Parsley Health, a start-up specializing in primary care, extends its activities to pediatrics


Parsley Health, a new type of physician practice that charges monthly fees and does not take insurance, extends its practice to pediatrics.

Parsley Health started in 2016 and now has centers in Los Angeles, San Francisco and New York. The practice, founded by Dr. Robin Berzin, focuses on functional medicine, a type of practice that attempts to take a more holistic approach to treating the underlying cause of a particular disease, by considering it more holistic only on a case by case basis. case base.

For a monthly fee of $ 150, you'll receive primary care visits, nutrition plans, supplement diets, and more in-depth genetics and microbiome testing.

Read more: A doctor's office that charges $ 150 a month and does not take insurance, just collected millions to make the future of medicine

Until now, Persil only treated people aged 18 and over. This is changing so his doctors can apply the Persil model to teenagers and children who might benefit from this approach.

The pediatric practice is led by Dr. Gaby Safdieh, a pediatric rheumatologist, who joined Persil a little over a year ago. Safdieh practiced pediatrics and rheumatology as part of a fellowship at the Hospital for Special Surgery in New York.

Over time, she was frustrated with the way she saw children diagnosed and treated for chronic diseases such as asthma, frequent infections, eczema, and allergies. In her debut in Persil, she met young adults between the ages of 18 and 30, with the idea of ​​one day creating a pediatric practice within the organization.

"We want to treat children at the source of the medical problem they face and prepare them for a clear path to health," Safdieh said.

Safdieh began seeing patients aged 0 to 18 as part of a small pilot project in August. The program is now open to children of current members of Parsley Health. The membership for kids and teens is $ 129 a month or $ 1,400 a year.

How it works

A pediatric membership includes five doctor visits and five health coaching sessions. Through these meetings and potentially genetic testing and the microbiome, we hope to have a complete overview of the medical history of children and adolescents, their dietary habits and physical activity, as well as other factors that may play a role in the chronic disease he lives. Monthly fees do not include prescriptions, supplements or laboratory work.

Although Persil Health does not take out insurance, it can be considered an off-network care that can be reimbursed. (In the end, Parsley's goal is to collect information on how his approach to primary care and pediatrics helps keep patients healthy and one day bring them to insurers who may want to pay Parsley for their members.)

The new Parsley Health Center in the Flatiron District of New York.
Courtesy of Reid Rolls for Persil Health

For example, as part of the pilot project, Safdieh saw a teenager treated for years for sinus infections who was taking antibiotics up to five times a year. Although antibiotics may be useful in eliminating bacterial infections, their use may, however, expose patients to side effects and a risk of development of antibiotic resistance.

Ideally, Safdieh wanted to help reduce this antibiotic consumption. She looked at the patient's history of antibiotics, stress factors, diet, and tests to better understand the insects that live in her intestine. Safdieh has been working for six months with the teenager. He has made adjustments to the teenager so that he sleeps more and enjoys more physical exercise. He also studied the use of certain supplements and acupuncture.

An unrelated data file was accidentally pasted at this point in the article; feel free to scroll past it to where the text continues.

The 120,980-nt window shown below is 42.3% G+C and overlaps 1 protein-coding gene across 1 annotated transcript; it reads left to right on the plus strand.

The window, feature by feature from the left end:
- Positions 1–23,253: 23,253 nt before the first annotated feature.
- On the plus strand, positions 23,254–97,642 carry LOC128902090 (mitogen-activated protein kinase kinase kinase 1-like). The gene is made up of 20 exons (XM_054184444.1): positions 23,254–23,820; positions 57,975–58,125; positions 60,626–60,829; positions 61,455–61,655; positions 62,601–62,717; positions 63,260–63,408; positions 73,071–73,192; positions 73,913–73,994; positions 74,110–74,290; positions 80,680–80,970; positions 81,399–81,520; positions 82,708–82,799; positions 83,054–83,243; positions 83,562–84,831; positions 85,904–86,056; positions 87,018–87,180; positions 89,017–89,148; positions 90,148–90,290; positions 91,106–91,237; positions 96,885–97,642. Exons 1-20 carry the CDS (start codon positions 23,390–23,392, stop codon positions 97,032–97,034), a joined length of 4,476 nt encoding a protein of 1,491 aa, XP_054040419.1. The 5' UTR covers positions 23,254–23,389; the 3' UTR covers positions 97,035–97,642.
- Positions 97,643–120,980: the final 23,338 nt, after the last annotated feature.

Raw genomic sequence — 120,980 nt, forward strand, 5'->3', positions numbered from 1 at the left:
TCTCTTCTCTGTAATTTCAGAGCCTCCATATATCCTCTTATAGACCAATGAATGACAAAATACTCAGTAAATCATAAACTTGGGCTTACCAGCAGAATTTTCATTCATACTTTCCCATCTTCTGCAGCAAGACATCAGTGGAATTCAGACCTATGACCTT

"Our goal in pediatrics is similar to that of adults in many ways," Safdieh said. "We want to stop frequent visits to the doctor and specialists."

To date, the American Academy of Family Physicians, which represents 129,000 family physicians, has not found sufficient evidence for doctors to use functional medicine in family medicine, although the # The organization announced in March 2018 that it would allow some training courses for doctors. how to talk to patients. The American Academy of Pediatrics, which represents 67,000 pediatricians, recognizes pediatric integrative medicine, which encompasses evidence-based treatments that go beyond Western medicine, used in conjunction with traditional care.

New models for pediatrics

Parsley is not the only one to use a subscription template for pediatrics.

Others who practice direct primary care have set up pediatric practices or see children alongside their parents. Nevertheless, the cost of direct primary care may be difficult to justify for most children, who tend to require relatively little ongoing medical care.

One Medical is a start-up medical group that aims to help patients see their doctor and also starts pediatrics. He charges $ 199 a year for same-day visits to a doctor or other health care provider and takes insurance, different from the Persil model. To date, he has opened five pediatric practices based in the New York Bay area and in New York, which is expected to increase over the next year.

The sites serve as places of care for adults and children. They will be concentrated in areas where people live rather than near the office. For example, one of the sites in New York City is Park Slope, a residential area of ​​Brooklyn.

"They are all 100% full immediately," Amir Rubin, CEO of Medical, told Business Insider. "It's a bit of an obviousness."

Zachary Tracer contributed to the reports.

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